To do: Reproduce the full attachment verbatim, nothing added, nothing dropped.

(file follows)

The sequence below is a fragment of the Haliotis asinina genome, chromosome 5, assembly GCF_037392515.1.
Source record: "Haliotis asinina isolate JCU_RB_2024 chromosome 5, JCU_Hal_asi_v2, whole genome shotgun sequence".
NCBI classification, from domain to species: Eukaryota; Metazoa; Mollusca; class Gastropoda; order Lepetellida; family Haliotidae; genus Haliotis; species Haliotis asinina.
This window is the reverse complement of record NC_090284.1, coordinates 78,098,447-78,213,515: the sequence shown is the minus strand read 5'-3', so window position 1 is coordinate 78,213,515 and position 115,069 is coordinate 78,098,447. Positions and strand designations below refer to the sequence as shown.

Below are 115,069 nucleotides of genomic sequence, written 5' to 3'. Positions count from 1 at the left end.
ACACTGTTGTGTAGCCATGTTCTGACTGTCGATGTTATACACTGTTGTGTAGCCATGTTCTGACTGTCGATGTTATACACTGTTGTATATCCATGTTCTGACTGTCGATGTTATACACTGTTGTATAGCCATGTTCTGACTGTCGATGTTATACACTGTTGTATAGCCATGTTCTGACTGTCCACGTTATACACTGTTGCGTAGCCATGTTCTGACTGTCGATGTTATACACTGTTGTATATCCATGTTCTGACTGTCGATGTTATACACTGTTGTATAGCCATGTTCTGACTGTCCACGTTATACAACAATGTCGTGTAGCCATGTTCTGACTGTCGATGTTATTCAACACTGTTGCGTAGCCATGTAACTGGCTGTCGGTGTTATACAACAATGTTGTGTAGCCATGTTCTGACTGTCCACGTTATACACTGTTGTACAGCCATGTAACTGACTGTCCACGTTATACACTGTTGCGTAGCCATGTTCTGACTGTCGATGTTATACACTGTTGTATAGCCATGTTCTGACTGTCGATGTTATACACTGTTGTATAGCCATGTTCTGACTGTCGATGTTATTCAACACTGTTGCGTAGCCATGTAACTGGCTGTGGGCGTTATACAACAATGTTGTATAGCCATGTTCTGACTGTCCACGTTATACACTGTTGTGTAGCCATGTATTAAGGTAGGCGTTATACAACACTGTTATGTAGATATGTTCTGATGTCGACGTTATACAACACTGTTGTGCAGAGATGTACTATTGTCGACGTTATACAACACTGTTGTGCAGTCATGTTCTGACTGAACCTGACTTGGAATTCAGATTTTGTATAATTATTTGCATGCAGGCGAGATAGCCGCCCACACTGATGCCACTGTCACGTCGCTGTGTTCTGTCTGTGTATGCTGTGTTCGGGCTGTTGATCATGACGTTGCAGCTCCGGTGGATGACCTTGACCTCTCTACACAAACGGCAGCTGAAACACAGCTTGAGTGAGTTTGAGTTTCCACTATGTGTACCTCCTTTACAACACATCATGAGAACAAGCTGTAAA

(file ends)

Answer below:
The sequence below is a fragment of the Haliotis asinina genome, chromosome 5, assembly GCF_037392515.1.
Source record: "Haliotis asinina isolate JCU_RB_2024 chromosome 5, JCU_Hal_asi_v2, whole genome shotgun sequence".
NCBI classification, from domain to species: Eukaryota; Metazoa; Mollusca; class Gastropoda; order Lepetellida; family Haliotidae; genus Haliotis; species Haliotis asinina.
This window is the reverse complement of record NC_090284.1, coordinates 78,098,447-78,213,515: the sequence shown is the minus strand read 5'-3', so window position 1 is coordinate 78,213,515 and position 115,069 is coordinate 78,098,447. Positions and strand designations below refer to the sequence as shown.

Below are 115,069 nucleotides of genomic sequence, written 5' to 3'. Positions count from 1 at the left end.
ACACTGTTGTGTAGCCATGTTCTGACTGTCGATGTTATACACTGTTGTGTAGCCATGTTCTGACTGTCGATGTTATACACTGTTGTATATCCATGTTCTGACTGTCGATGTTATACACTGTTGTATAGCCATGTTCTGACTGTCGATGTTATACACTGTTGTATAGCCATGTTCTGACTGTCCACGTTATACACTGTTGCGTAGCCATGTTCTGACTGTCGATGTTATACACTGTTGTATATCCATGTTCTGACTGTCGATGTTATACACTGTTGTATAGCCATGTTCTGACTGTCCACGTTATACAACAATGTCGTGTAGCCATGTTCTGACTGTCGATGTTATTCAACACTGTTGCGTAGCCATGTAACTGGCTGTCGGTGTTATACAACAATGTTGTGTAGCCATGTTCTGACTGTCCACGTTATACACTGTTGTACAGCCATGTAACTGACTGTCCACGTTATACACTGTTGCGTAGCCATGTTCTGACTGTCGATGTTATACACTGTTGTATAGCCATGTTCTGACTGTCGATGTTATACACTGTTGTATAGCCATGTTCTGACTGTCGATGTTATTCAACACTGTTGCGTAGCCATGTAACTGGCTGTGGGCGTTATACAACAATGTTGTATAGCCATGTTCTGACTGTCCACGTTATACACTGTTGTGTAGCCATGTATTAAGGTAGGCGTTATACAACACTGTTATGTAGATATGTTCTGATGTCGACGTTATACAACACTGTTGTGCAGAGATGTACTATTGTCGACGTTATACAACACTGTTGTGCAGTCATGTTCTGACTGAACCTGACTTGGAATTCAGATTTTGTATAATTATTTGCATGCAGGCGAGATAGCCGCCCACACTGATGCCACTGTCACGTCGCTGTGTTCTGTCTGTGTATGCTGTGTTCGGGCTGTTGATCATGACGTTGCAGCTCCGGTGGATGACCTTGACCTCTCTACACAAACGGCAGCTGAAACACAGCTTGAGTGAGTTTGAGTTTCCACTATGTGTACCTCCTTTACAACACATCATGAGAACAAGCTGTAAA